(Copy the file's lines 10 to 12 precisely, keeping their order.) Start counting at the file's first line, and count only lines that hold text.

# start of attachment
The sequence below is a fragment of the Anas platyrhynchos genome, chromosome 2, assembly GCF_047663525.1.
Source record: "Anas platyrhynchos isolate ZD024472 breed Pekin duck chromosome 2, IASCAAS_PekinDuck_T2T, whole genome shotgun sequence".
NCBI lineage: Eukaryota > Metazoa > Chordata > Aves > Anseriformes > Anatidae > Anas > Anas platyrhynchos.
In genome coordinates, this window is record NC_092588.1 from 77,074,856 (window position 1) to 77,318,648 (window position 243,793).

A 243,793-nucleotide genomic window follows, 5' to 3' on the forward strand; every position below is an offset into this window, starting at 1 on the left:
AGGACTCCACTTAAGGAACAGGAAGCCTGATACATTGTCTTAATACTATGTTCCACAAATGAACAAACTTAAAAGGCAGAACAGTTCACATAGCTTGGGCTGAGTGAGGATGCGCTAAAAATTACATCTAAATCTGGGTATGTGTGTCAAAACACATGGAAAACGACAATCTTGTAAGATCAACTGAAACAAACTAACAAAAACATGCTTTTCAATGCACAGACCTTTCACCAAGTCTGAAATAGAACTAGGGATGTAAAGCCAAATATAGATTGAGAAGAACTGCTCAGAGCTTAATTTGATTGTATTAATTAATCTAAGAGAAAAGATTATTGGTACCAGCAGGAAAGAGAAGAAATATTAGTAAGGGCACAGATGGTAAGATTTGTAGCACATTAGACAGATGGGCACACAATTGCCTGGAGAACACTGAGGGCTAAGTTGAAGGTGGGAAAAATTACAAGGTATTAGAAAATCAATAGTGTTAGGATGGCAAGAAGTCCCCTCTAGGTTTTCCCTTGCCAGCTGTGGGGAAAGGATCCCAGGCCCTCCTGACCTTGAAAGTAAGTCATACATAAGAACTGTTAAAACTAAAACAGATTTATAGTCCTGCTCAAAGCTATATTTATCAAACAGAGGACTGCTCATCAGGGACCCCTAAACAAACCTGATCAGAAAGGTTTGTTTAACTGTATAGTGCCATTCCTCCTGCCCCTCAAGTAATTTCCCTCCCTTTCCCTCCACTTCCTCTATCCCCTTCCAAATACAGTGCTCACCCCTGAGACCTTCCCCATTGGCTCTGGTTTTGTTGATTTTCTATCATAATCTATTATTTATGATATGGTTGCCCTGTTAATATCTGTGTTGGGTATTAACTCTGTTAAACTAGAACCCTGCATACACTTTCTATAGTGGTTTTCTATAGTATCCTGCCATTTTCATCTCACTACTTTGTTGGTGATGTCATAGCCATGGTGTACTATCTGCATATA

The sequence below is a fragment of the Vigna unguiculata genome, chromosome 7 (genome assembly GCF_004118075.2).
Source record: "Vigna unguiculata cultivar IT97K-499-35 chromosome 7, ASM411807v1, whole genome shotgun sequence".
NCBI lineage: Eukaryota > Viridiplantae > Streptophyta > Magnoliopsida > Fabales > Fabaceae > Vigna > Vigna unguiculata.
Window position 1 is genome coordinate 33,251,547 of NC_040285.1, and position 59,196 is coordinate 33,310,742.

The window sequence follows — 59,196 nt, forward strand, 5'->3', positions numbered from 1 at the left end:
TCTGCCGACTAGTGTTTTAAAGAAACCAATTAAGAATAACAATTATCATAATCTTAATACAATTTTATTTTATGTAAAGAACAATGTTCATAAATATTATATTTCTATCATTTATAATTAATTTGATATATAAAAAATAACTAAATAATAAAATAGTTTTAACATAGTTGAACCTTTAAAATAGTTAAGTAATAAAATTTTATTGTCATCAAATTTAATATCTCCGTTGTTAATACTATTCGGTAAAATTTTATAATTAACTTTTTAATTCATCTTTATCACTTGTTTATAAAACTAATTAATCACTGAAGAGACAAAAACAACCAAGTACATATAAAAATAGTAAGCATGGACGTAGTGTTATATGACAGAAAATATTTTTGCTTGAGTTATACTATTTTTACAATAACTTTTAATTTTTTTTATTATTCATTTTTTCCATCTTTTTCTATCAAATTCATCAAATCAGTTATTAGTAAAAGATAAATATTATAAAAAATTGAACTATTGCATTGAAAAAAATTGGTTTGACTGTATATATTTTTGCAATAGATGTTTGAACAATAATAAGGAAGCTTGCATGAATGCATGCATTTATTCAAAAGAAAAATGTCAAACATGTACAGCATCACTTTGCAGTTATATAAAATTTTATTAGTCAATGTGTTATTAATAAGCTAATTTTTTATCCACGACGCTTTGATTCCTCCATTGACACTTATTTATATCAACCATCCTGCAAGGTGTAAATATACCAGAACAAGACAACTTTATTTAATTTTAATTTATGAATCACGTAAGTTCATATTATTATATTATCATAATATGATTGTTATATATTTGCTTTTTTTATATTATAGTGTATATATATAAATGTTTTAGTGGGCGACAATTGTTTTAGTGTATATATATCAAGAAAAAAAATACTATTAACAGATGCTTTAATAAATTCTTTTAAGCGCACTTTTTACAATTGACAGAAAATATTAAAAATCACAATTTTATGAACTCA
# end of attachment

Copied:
Window position 1 is genome coordinate 33,251,547 of NC_040285.1, and position 59,196 is coordinate 33,310,742.

The window sequence follows — 59,196 nt, forward strand, 5'->3', positions numbered from 1 at the left end:
TCTGCCGACTAGTGTTTTAAAGAAACCAATTAAGAATAACAATTATCATAATCTTAATACAATTTTATTTTATGTAAAGAACAATGTTCATAAATATTATATTTCTATCATTTATAATTAATTTGATATATAAAAAATAACTAAATAATAAAATAGTTTTAACATAGTTGAACCTTTAAAATAGTTAAGTAATAAAATTTTATTGTCATCAAATTTAATATCTCCGTTGTTAATACTATTCGGTAAAATTTTATAATTAACTTTTTAATTCATCTTTATCACTTGTTTATAAAACTAATTAATCACTGAAGAGACAAAAACAACCAAGTACATATAAAAATAGTAAGCATGGACGTAGTGTTATATGACAGAAAATATTTTTGCTTGAGTTATACTATTTTTACAATAACTTTTAATTTTTTTTATTATTCATTTTTTCCATCTTTTTCTATCAAATTCATCAAATCAGTTATTAGTAAAAGATAAATATTATAAAAAATTGAACTATTGCATTGAAAAAAATTGGTTTGACTGTATATATTTTTGCAATAGATGTTTGAACAATAATAAGGAAGCTTGCATGAATGCATGCATTTATTCAAAAGAAAAATGTCAAACATGTACAGCATCACTTTGCAGTTATATAAAATTTTATTAGTCAATGTGTTATTAATAAGCTAATTTTTTATCCACGACGCTTTGATTCCTCCATTGACACTTATTTATATCAACCATCCTGCAAGGTGTAAATATACCAGAACAAGACAACTTTATTTAATTTTAATTTATGAATCACGTAAGTTCATATTATTATATTATCATAATATGATTGTTATATATTTGCTTTTTTTATATTATAGTGTATATATATAAATGTTTTAGTGGGCGACAATTGTTTTAGTGTATATATATCAAGAAAAAAAATACTATTAACAGATGCTTTAATAAATTCTTTTAAGCGCACTTTTTACAATTGACAGAAAATATTAAAAATCACAATTTTATGAACTCA